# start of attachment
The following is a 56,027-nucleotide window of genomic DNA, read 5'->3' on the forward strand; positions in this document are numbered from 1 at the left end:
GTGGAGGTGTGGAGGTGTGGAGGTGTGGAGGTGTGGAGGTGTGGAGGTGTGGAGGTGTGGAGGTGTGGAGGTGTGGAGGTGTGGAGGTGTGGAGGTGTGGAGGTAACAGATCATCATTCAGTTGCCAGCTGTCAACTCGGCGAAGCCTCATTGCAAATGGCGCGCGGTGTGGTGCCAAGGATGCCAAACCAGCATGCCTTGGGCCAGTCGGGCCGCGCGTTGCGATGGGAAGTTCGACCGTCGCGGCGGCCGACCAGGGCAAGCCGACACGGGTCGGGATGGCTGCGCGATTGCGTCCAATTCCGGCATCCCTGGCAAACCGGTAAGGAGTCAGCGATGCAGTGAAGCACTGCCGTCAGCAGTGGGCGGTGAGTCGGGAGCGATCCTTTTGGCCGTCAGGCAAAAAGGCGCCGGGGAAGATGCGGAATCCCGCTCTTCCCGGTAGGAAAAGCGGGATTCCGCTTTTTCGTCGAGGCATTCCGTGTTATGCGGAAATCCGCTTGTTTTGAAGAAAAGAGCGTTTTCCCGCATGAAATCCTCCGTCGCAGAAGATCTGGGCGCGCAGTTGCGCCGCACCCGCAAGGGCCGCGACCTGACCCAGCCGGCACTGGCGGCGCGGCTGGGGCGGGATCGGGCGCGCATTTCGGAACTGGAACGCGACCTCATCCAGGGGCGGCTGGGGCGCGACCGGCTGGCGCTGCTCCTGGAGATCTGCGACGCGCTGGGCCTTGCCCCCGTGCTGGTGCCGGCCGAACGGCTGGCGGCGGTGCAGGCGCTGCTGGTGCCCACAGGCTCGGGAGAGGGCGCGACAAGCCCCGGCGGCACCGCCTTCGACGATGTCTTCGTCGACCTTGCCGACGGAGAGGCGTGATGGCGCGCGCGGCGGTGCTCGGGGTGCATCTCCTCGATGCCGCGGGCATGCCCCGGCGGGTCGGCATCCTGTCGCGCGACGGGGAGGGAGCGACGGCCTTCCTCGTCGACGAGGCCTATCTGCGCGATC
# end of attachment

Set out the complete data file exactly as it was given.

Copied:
The following is a 56,027-nucleotide window of genomic DNA, read 5'->3' on the forward strand; positions in this document are numbered from 1 at the left end:
GTGGAGGTGTGGAGGTGTGGAGGTGTGGAGGTGTGGAGGTGTGGAGGTGTGGAGGTGTGGAGGTGTGGAGGTGTGGAGGTGTGGAGGTGTGGAGGTGTGGAGGTAACAGATCATCATTCAGTTGCCAGCTGTCAACTCGGCGAAGCCTCATTGCAAATGGCGCGCGGTGTGGTGCCAAGGATGCCAAACCAGCATGCCTTGGGCCAGTCGGGCCGCGCGTTGCGATGGGAAGTTCGACCGTCGCGGCGGCCGACCAGGGCAAGCCGACACGGGTCGGGATGGCTGCGCGATTGCGTCCAATTCCGGCATCCCTGGCAAACCGGTAAGGAGTCAGCGATGCAGTGAAGCACTGCCGTCAGCAGTGGGCGGTGAGTCGGGAGCGATCCTTTTGGCCGTCAGGCAAAAAGGCGCCGGGGAAGATGCGGAATCCCGCTCTTCCCGGTAGGAAAAGCGGGATTCCGCTTTTTCGTCGAGGCATTCCGTGTTATGCGGAAATCCGCTTGTTTTGAAGAAAAGAGCGTTTTCCCGCATGAAATCCTCCGTCGCAGAAGATCTGGGCGCGCAGTTGCGCCGCACCCGCAAGGGCCGCGACCTGACCCAGCCGGCACTGGCGGCGCGGCTGGGGCGGGATCGGGCGCGCATTTCGGAACTGGAACGCGACCTCATCCAGGGGCGGCTGGGGCGCGACCGGCTGGCGCTGCTCCTGGAGATCTGCGACGCGCTGGGCCTTGCCCCCGTGCTGGTGCCGGCCGAACGGCTGGCGGCGGTGCAGGCGCTGCTGGTGCCCACAGGCTCGGGAGAGGGCGCGACAAGCCCCGGCGGCACCGCCTTCGACGATGTCTTCGTCGACCTTGCCGACGGAGAGGCGTGATGGCGCGCGCGGCGGTGCTCGGGGTGCATCTCCTCGATGCCGCGGGCATGCCCCGGCGGGTCGGCATCCTGTCGCGCGACGGGGAGGGAGCGACGGCCTTCCTCGTCGACGAGGCCTATCTGCGCGATC